The English people are split down the middle on the use of private companies to provide NHS services, according to exclusive polling data compiled for HSJ.
The news comes in the week the House of Lords debates the provisions of the Health Bill which seek to create a regulatory framework to facilitate increased competition for NHS services.
The data also shows that Labour’s lead over the Conservatives on health policy has reached its highest point in 10 years. On Saturday, the prime minister declared that he did not mind “taking a hit” on the reforms.
Ipsos MORI asked survey respondents: “To what extent do you agree or disagree with the following statement: ‘As long as health services are free of charge, it doesn’t matter to me whether they are provided by the NHS or a private company’.”
Fifteen per cent strongly agreed with the statement, while 29 per cent tended to agree. 20 per cent strongly disagreed and 21 per cent tended to disagree. Fourteen per cent neither agreed or disagreed.
Despite the high profile row about the health reforms there appears to have been little movement in people’s views. When the same question was asked 10 months earlier in February 2011, 41 per cent agreed with it and 36 per cent disagreed.
However, the debate does appear to have had a significant impact on the population’s view of which party has “the best policies on healthcare”, according to the separate February poll 2012 of a representative sample of British voters.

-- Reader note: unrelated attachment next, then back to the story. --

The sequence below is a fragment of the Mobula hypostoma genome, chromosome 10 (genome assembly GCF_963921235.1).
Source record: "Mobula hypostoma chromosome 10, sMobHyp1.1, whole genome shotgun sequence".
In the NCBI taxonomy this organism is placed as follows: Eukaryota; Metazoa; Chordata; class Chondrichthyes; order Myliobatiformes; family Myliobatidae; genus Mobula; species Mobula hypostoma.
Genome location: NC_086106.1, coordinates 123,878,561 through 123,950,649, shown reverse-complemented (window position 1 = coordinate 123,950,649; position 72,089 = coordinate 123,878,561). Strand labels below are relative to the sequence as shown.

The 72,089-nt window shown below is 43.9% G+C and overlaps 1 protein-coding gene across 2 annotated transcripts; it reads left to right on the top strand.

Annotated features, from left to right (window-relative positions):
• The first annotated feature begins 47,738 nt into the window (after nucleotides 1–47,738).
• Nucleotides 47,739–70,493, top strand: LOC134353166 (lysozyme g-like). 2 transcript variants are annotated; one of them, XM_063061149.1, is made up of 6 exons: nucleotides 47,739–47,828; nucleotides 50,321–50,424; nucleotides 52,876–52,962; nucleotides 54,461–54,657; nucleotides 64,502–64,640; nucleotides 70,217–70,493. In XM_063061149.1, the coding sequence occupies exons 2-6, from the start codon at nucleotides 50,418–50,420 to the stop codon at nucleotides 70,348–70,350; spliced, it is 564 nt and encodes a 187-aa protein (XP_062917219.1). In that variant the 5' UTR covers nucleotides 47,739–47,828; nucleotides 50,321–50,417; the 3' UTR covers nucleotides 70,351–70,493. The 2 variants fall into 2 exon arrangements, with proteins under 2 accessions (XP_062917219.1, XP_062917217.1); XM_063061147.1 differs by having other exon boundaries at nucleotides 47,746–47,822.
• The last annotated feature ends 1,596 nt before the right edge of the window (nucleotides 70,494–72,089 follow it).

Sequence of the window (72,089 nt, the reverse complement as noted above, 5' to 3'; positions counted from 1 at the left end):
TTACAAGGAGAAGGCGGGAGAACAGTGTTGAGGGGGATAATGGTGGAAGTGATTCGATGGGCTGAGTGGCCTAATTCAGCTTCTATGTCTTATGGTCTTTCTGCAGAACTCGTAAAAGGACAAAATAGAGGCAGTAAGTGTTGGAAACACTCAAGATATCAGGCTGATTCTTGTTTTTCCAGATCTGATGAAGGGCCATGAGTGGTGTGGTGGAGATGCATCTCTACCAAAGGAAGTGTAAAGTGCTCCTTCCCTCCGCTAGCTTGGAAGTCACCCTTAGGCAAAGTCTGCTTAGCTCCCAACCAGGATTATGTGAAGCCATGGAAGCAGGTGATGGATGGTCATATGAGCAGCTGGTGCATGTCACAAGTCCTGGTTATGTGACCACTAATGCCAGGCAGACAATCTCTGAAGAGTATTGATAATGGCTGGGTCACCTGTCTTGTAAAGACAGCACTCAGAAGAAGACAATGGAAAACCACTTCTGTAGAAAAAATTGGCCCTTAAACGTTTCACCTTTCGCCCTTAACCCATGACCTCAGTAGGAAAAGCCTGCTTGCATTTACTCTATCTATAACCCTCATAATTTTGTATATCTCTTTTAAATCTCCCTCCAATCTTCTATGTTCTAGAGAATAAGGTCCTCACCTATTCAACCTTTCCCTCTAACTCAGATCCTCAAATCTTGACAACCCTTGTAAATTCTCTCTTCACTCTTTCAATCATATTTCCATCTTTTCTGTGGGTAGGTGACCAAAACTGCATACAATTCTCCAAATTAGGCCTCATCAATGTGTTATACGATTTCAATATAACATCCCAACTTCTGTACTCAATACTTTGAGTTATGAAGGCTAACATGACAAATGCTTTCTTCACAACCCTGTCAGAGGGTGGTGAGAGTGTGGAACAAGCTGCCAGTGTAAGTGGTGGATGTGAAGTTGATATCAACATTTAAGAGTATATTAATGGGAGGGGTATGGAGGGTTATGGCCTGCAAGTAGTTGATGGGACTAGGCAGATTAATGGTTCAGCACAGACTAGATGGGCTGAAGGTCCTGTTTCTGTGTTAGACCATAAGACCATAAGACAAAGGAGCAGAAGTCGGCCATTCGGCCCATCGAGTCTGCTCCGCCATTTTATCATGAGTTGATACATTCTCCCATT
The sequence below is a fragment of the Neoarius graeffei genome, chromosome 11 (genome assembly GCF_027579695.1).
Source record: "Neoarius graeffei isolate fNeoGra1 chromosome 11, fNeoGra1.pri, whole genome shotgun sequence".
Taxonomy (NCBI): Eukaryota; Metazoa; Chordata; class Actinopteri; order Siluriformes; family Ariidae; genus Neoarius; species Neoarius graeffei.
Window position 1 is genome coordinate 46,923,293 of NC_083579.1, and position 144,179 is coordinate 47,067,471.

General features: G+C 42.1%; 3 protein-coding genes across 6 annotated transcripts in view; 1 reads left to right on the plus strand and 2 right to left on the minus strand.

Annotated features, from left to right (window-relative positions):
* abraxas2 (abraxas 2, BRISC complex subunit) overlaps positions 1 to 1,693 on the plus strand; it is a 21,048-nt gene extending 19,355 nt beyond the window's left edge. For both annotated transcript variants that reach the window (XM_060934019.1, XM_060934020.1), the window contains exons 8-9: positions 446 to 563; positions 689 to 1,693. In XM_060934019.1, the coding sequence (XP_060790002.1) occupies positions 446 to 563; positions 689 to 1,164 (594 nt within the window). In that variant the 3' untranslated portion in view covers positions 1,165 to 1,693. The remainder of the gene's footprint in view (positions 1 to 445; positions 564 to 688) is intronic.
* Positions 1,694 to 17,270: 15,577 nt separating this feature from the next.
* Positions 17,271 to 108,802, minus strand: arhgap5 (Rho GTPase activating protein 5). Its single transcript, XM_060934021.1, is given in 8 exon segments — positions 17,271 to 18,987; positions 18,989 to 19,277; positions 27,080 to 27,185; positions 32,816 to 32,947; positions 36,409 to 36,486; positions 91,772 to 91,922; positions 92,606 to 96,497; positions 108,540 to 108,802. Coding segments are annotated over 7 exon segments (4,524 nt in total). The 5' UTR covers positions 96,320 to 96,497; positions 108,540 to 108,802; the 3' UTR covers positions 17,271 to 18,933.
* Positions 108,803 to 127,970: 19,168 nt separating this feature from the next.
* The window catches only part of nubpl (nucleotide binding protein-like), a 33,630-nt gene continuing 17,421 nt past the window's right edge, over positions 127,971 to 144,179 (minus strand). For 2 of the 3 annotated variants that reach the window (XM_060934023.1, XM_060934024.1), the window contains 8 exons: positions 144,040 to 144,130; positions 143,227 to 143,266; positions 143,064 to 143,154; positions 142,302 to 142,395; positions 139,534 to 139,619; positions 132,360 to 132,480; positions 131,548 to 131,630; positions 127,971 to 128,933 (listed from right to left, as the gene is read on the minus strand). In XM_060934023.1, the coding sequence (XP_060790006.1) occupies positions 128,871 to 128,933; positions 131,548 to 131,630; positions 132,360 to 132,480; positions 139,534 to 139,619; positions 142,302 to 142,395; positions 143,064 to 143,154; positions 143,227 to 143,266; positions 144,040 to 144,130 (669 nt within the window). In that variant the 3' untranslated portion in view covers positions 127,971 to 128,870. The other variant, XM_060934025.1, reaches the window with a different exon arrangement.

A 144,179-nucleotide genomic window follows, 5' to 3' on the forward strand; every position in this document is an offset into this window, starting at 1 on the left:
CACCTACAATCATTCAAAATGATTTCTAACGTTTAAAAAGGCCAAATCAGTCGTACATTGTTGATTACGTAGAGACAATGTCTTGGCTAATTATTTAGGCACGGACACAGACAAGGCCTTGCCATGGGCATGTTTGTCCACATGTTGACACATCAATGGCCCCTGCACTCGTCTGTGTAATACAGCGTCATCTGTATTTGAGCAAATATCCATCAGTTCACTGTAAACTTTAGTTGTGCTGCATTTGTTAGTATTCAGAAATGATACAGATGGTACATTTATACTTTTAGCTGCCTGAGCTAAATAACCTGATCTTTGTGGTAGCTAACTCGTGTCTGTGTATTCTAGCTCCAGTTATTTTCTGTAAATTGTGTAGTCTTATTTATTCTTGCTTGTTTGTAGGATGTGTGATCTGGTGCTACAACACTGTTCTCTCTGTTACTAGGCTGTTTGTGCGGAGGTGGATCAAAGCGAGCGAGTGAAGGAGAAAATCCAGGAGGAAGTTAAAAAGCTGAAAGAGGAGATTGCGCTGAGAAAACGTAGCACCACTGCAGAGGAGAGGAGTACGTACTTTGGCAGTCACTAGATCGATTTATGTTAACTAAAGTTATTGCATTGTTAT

Asked which party had the best health policies, 37 per cent of respondents choose Labour, 19 per cent the Conservatives and eight per cent the Liberal Democrats, giving the opposition an 18-point lead over the coalition’s senior partners.
In March 2010, two months before the general election, Labour only had a nine point lead. Then, 33 per cent of respondents favoured its policies, 24 per cent opted for the Conservatives and nine per cent backed the Liberal Democrats. In August 2008, the Labour lead was just three points.
The last time Ipsos MORI recorded a larger lead for Labour over the Conservatives on health was in February 2002. However, its 18 point advantage compares to a 28 point lead immediately before the 2001 election and 32 point gap recorded in advance of the 1997 Labour landslide.
On Saturday, the prime minister told the Conservative spring conference that there was an “invisible crisis” in the NHS which required action.
He added: “We could have just protected the NHS from the cuts, as we have, we could have just put in the extra £12.5bn, as we have, and we could have just left it there.
“That would have been easy, but it would have been wrong, because sooner or later the cracks would have started to show; the queues would have grown, patients would have been let down. So, frankly, I don’t care about taking a bit of a hit on this issue.”